It was around his third or fourth season with the Buffalo Bills that Andre Reed started keeping a notebook.
Entries were limited to one item: every catch that Reed felt he should have made, but didn’t.
“It wasn’t that I was beating a dead horse,” the greatest receiver in team history said this week. “It was just the mindset that I needed. If it's on your fingertips, you should be able to catch it.”
It doesn’t always happen, though, which was evident Sunday. Rookie Zay Jones had the potential game-winning touchdown against the Carolina Panthers slip through his hands – and took it hard afterward.
Reed was among the many who rallied around Jones after the play, sending him encouragement on Twitter.
“We're all human, and some of the greatest ones have been in a slump,” Reed said. “Michael Jordan has. Roger Federer has. All the great athletes in their respective sports have. You've got to be able to forget it and move on, because it's going to happen again.
“He's a young kid, and I'm sure he expects so much out of himself. The team expects a lot out of him. Losing Robert Woods and Sammy Watkins, they thrust him into that position.”
Reed is right. The Bills do expect a lot out of Jones. They wouldn’t have traded up in the second round of the draft to select him if they didn’t. With that comes a pressure to perform.
"It does," Jones said Thursday inside the Bills' locker room. "But I feel really accepted by this group. The veterans have really welcomed me with open arms. I don't see it as like I'm having to prove myself. It's not that. Now it's just a job to do. The task is difficult. Playing receiver in the National Football League, playing any position in the National Football League, is not easy.
"Week in and week out you're going against top-caliber players. It's all about doing your job. I have a job to do. It might be a bigger job than what other rookies might have, but at the end of the day, I know I'm capable of doing it, and I know my teammates have trust in me."
It's not just his teammates. The greatest receiver in team history is also in that group.
“He's going to make a lot of plays this year. They're counting on him, and he has the talent, for sure,” Reed said. “Those things are going to happen and he's just got to keep his head up. We all drop them. Things happen. One great thing about it is you're able to come back the next week and atone for it. You can let your teammates know you can come back from a disappointment. In this game, they anoint you and put you on top, but they blame you too, and you've got to be able to handle that, especially at that level.”
Whether the play in question was truly a “drop” is debatable. There’s no doubt the throw from quarterback Tyrod Taylor could have been better. Jones himself, though, has called it a drop, which should end that debate.
Jones allowed himself 24 hours to wallow over it.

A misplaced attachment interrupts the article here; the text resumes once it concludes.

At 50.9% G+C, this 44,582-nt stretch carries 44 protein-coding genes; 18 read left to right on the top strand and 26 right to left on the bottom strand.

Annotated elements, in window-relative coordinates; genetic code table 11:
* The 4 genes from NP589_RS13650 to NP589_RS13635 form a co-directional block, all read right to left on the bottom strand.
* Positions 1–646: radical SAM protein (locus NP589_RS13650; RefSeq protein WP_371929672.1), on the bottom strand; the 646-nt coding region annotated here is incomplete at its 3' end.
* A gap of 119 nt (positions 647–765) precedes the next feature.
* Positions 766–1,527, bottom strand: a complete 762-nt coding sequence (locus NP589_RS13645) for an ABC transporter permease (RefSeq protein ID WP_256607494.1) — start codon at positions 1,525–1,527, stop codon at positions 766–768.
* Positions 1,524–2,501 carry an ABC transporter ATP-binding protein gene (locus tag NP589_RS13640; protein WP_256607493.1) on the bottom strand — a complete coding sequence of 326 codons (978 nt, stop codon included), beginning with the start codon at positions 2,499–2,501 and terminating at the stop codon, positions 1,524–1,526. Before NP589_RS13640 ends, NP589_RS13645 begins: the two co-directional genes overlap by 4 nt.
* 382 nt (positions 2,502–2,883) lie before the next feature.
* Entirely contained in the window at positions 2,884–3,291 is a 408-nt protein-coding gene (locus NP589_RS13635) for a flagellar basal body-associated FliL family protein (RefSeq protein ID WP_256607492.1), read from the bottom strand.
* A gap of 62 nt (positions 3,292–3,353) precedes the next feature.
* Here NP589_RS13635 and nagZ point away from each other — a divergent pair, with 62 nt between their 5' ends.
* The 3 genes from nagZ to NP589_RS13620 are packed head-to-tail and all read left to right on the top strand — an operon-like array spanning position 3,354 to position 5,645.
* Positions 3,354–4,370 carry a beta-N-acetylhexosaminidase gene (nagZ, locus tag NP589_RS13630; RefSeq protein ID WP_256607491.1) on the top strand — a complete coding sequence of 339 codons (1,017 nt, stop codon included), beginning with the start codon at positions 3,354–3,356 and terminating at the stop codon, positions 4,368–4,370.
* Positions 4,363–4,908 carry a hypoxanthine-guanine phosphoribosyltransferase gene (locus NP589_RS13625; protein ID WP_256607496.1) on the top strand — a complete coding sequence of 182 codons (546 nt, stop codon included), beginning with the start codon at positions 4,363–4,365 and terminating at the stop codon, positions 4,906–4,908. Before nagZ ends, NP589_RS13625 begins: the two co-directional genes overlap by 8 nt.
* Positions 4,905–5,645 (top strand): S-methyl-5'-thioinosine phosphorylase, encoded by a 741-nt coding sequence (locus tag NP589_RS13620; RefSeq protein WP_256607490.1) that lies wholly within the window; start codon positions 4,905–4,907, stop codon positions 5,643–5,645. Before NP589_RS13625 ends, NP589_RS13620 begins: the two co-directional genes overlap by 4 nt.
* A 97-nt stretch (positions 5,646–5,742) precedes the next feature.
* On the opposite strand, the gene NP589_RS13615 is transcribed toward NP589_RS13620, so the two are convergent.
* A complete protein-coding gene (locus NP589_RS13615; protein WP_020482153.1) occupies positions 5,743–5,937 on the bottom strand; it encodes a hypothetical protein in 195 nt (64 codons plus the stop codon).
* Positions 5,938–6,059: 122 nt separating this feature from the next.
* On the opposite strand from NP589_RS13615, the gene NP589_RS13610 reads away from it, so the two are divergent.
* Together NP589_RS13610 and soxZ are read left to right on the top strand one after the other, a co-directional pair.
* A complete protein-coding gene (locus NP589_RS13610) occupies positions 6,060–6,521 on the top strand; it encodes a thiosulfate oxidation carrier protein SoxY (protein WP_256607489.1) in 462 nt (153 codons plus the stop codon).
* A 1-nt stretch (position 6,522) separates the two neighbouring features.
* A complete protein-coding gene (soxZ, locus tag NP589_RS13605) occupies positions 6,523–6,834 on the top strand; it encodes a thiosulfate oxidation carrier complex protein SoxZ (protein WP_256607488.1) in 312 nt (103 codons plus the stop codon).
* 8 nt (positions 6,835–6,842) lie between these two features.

“I think if I would have made a spectacular catch, the game-winning touchdown, I would have only dwelled on it for 24 hours,” he said. “I think everyone’s seeing I’m back to myself and having fun again, I’m enjoying football again. It [stinks] what happened, but it happened, it’s over and I’m learning from it. I’m growing, I’m developing. I’m a rookie, but, no excuses, you have to keep moving forward.”
Jones gets that chance Sunday when the Denver Broncos and their top-flight cornerbacks come to town. In Aqib Talib and Chris Harris, Denver has two of the best players in the league at the position. Reed will be in town for the game and plans to meet up with Jones beforehand.
“There's another game coming up and there's more catches you have to make,” Reed said. “You can't think about it too much. You've got to play. That's it.”
That a Pro Football Hall of Famer has been so willing to offer his support has been comforting to Jones.
“To have someone like that who’s paved the way and set such a foundation here at the Bills, it’s just incredible that he would take the time to reach out to me,” he said. “I'm really grateful for that. He's experienced it. He did it for years. He knows what it means to be a receiver, and is just calling it what it is.”
It’s not just Reed who has rallied around Jones. His teammates and coaches are also standing behind the rookie.
“He'll be fine,” fellow receiver Jordan Matthews said. “Zay is a hard worker, great player. Everybody in here respects him. I think any time you're that young and the team trusts you like that to give you an opportunity, that speaks volumes already.
“I've only been here a few months with him, but I love him like a brother. All of us have had these hard moments. My rookie year, I had one of these happen when we played the Cardinals. I told him, 'Bro, at least you attacked it. You didn't wait on the moment. You weren't scared of it.' When we were in the huddle and it was, 'Hey, get open Zay, it's coming to you,' he didn't flinch. So I know he's going to be just fine.”